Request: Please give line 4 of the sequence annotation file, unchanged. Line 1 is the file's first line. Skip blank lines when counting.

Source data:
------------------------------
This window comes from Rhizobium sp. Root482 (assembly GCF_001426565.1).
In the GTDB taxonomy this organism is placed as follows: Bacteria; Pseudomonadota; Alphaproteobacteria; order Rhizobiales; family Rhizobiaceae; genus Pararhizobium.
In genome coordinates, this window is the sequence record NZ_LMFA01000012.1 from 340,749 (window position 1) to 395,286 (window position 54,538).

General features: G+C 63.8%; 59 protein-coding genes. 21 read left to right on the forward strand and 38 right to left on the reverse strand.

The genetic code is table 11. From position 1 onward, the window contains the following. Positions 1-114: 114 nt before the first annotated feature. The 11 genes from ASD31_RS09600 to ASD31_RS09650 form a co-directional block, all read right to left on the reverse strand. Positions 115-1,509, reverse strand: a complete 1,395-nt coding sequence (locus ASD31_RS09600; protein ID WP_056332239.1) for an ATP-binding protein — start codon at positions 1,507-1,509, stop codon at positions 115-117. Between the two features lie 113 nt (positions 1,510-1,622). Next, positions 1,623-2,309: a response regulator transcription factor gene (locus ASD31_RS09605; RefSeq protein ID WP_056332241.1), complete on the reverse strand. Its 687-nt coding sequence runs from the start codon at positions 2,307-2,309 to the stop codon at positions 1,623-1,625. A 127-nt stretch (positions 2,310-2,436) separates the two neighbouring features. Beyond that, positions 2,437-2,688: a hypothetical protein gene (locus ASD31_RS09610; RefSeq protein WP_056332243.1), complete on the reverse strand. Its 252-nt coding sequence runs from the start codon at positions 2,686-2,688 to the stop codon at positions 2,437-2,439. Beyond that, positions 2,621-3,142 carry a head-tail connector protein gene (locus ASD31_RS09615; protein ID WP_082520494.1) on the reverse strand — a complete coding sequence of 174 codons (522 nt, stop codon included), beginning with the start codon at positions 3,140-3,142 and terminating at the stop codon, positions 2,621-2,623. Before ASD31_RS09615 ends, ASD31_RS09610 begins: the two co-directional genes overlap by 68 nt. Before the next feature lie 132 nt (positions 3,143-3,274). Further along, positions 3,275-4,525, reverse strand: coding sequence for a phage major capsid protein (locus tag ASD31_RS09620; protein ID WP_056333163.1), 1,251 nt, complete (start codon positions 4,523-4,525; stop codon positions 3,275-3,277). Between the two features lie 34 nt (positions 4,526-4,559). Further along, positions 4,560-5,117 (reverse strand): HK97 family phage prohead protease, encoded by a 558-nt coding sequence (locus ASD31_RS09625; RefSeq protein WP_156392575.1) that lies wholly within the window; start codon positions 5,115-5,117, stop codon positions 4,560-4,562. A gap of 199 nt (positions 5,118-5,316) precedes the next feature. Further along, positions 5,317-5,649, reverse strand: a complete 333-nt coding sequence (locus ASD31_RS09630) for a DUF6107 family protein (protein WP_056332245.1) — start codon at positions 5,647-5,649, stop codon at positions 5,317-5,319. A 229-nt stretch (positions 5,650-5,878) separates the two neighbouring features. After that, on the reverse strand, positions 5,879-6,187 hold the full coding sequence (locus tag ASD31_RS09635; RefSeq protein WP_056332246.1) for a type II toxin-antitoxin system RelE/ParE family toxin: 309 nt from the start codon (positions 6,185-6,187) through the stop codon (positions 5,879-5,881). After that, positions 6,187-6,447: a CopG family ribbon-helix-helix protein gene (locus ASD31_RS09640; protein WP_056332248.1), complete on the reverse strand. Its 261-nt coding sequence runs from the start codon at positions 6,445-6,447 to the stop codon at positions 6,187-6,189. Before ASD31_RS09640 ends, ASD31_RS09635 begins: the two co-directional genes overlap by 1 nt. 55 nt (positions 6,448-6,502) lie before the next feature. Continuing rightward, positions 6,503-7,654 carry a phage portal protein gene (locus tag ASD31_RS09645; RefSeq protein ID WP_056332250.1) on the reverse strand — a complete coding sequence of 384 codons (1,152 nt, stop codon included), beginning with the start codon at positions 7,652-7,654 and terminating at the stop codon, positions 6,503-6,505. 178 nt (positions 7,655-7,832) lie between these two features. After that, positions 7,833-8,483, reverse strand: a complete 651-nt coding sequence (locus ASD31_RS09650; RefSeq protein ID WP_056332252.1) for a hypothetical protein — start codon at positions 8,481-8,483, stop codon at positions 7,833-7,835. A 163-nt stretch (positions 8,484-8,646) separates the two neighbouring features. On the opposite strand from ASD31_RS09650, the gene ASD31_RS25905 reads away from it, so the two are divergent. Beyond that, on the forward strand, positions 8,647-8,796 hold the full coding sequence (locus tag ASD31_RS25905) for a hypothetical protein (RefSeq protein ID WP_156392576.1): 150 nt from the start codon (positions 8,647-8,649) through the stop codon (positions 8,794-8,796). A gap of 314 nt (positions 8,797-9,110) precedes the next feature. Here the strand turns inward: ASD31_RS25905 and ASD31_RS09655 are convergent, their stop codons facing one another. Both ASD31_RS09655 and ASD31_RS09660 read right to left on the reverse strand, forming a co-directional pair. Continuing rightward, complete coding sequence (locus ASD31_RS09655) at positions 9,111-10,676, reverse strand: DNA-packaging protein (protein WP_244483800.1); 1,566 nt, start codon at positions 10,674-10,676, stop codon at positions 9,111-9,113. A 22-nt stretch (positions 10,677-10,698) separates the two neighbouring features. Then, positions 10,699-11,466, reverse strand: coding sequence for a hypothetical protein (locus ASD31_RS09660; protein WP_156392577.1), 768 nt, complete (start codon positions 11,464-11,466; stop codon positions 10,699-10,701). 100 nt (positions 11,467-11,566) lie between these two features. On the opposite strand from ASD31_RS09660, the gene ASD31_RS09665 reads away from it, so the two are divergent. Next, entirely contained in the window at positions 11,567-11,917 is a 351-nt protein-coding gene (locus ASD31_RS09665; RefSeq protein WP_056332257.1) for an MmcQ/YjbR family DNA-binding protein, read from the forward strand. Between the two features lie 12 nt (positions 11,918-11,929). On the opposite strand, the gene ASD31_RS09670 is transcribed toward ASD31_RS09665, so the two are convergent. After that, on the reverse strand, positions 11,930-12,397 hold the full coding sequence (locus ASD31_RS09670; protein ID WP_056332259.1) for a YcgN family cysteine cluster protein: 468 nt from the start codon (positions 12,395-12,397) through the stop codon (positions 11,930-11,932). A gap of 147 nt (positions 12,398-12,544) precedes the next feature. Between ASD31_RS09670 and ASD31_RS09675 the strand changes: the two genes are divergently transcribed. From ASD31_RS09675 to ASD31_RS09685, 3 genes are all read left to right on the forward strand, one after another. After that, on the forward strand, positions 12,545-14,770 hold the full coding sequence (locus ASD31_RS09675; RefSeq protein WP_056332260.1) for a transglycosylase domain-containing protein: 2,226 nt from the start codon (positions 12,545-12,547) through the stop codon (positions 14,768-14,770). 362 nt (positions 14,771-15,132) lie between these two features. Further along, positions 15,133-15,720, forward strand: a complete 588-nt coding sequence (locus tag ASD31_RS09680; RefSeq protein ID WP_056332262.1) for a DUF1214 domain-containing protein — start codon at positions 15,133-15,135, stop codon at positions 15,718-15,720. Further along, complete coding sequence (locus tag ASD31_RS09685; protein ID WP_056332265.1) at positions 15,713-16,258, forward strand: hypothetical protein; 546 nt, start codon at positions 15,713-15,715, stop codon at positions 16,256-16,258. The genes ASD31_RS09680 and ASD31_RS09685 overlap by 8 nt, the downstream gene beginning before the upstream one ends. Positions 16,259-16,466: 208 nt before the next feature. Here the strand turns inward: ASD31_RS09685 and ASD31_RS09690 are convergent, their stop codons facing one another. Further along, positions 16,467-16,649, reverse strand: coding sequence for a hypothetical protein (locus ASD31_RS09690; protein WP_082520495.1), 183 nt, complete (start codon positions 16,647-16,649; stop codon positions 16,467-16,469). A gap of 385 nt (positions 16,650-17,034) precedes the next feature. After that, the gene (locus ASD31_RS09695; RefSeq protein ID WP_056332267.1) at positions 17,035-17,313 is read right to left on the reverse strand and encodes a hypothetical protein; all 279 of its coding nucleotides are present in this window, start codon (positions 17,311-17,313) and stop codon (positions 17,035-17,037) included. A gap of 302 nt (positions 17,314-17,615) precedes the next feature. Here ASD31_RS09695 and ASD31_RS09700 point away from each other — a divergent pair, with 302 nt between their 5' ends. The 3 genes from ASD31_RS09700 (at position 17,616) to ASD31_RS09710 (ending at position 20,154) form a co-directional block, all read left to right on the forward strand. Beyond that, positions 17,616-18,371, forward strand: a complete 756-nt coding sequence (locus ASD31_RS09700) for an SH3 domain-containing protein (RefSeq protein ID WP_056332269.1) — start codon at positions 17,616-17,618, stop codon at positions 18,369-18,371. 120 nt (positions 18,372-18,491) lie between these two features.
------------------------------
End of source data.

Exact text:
General features: G+C 63.8%; 59 protein-coding genes. 21 read left to right on the forward strand and 38 right to left on the reverse strand.